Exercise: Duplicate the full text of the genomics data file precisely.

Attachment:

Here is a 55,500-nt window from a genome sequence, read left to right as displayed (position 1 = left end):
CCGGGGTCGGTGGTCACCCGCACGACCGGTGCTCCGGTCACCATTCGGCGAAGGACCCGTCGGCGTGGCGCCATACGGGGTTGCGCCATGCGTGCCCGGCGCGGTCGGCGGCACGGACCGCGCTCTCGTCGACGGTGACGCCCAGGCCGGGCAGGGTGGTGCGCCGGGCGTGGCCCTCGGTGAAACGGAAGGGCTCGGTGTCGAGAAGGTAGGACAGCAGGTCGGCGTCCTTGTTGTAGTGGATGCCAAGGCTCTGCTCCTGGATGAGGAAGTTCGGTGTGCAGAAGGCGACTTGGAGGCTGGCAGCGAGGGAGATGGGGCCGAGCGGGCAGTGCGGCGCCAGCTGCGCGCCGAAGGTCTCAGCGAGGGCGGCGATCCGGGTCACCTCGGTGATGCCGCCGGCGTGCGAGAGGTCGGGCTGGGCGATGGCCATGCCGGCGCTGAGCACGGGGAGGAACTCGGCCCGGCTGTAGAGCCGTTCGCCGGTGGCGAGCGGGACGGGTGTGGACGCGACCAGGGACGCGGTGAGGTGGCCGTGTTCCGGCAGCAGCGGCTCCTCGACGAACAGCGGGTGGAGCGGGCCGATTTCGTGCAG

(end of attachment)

Here is a 55,500-nt window from a genome sequence, read left to right as displayed (position 1 = left end):
CCGGGGTCGGTGGTCACCCGCACGACCGGTGCTCCGGTCACCATTCGGCGAAGGACCCGTCGGCGTGGCGCCATACGGGGTTGCGCCATGCGTGCCCGGCGCGGTCGGCGGCACGGACCGCGCTCTCGTCGACGGTGACGCCCAGGCCGGGCAGGGTGGTGCGCCGGGCGTGGCCCTCGGTGAAACGGAAGGGCTCGGTGTCGAGAAGGTAGGACAGCAGGTCGGCGTCCTTGTTGTAGTGGATGCCAAGGCTCTGCTCCTGGATGAGGAAGTTCGGTGTGCAGAAGGCGACTTGGAGGCTGGCAGCGAGGGAGATGGGGCCGAGCGGGCAGTGCGGCGCCAGCTGCGCGCCGAAGGTCTCAGCGAGGGCGGCGATCCGGGTCACCTCGGTGATGCCGCCGGCGTGCGAGAGGTCGGGCTGGGCGATGGCCATGCCGGCGCTGAGCACGGGGAGGAACTCGGCCCGGCTGTAGAGCCGTTCGCCGGTGGCGAGCGGGACGGGTGTGGACGCGACCAGGGACGCGGTGAGGTGGCCGTGTTCCGGCAGCAGCGGCTCCTCGACGAACAGCGGGTGGAGCGGGCCGATTTCGTGCAG